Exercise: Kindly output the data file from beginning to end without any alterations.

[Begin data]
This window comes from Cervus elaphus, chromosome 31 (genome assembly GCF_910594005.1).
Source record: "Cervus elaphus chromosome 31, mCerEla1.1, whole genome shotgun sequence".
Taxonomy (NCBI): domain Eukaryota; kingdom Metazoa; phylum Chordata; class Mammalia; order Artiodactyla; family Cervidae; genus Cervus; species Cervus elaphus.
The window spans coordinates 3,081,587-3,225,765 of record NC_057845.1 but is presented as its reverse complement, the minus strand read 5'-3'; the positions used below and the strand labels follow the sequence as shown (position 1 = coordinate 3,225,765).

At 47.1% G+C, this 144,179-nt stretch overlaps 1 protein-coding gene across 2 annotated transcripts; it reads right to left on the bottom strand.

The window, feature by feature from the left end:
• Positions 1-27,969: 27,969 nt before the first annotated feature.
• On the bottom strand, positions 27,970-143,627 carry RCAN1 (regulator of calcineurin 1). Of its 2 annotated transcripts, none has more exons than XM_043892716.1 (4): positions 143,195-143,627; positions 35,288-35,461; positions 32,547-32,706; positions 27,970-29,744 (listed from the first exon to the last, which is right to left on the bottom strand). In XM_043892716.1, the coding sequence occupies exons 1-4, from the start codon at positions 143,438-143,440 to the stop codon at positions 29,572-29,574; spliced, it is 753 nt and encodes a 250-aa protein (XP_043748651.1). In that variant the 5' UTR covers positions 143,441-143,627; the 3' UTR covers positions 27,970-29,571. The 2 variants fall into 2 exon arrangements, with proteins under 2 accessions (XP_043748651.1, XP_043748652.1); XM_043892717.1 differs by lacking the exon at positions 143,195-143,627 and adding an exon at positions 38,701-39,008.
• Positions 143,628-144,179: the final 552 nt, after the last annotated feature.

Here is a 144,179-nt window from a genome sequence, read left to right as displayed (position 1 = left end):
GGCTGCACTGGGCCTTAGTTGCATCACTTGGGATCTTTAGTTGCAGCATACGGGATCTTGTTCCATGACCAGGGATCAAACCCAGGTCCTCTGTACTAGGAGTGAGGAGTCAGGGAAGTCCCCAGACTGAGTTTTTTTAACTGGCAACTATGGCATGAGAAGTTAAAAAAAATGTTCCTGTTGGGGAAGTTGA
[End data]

This window comes from Cervus elaphus, chromosome 31 (genome assembly GCF_910594005.1).
Source record: "Cervus elaphus chromosome 31, mCerEla1.1, whole genome shotgun sequence".
Taxonomy (NCBI): domain Eukaryota; kingdom Metazoa; phylum Chordata; class Mammalia; order Artiodactyla; family Cervidae; genus Cervus; species Cervus elaphus.
The window spans coordinates 3,081,587-3,225,765 of record NC_057845.1 but is presented as its reverse complement, the minus strand read 5'-3'; the positions used below and the strand labels follow the sequence as shown (position 1 = coordinate 3,225,765).

At 47.1% G+C, this 144,179-nt stretch overlaps 1 protein-coding gene across 2 annotated transcripts; it reads right to left on the bottom strand.

The window, feature by feature from the left end:
• Positions 1-27,969: 27,969 nt before the first annotated feature.
• On the bottom strand, positions 27,970-143,627 carry RCAN1 (regulator of calcineurin 1). Of its 2 annotated transcripts, none has more exons than XM_043892716.1 (4): positions 143,195-143,627; positions 35,288-35,461; positions 32,547-32,706; positions 27,970-29,744 (listed from the first exon to the last, which is right to left on the bottom strand). In XM_043892716.1, the coding sequence occupies exons 1-4, from the start codon at positions 143,438-143,440 to the stop codon at positions 29,572-29,574; spliced, it is 753 nt and encodes a 250-aa protein (XP_043748651.1). In that variant the 5' UTR covers positions 143,441-143,627; the 3' UTR covers positions 27,970-29,571. The 2 variants fall into 2 exon arrangements, with proteins under 2 accessions (XP_043748651.1, XP_043748652.1); XM_043892717.1 differs by lacking the exon at positions 143,195-143,627 and adding an exon at positions 38,701-39,008.
• Positions 143,628-144,179: the final 552 nt, after the last annotated feature.

Here is a 144,179-nt window from a genome sequence, read left to right as displayed (position 1 = left end):
GGCTGCACTGGGCCTTAGTTGCATCACTTGGGATCTTTAGTTGCAGCATACGGGATCTTGTTCCATGACCAGGGATCAAACCCAGGTCCTCTGTACTAGGAGTGAGGAGTCAGGGAAGTCCCCAGACTGAGTTTTTTTAACTGGCAACTATGGCATGAGAAGTTAAAAAAAATGTTCCTGTTGGGGAAGTTGA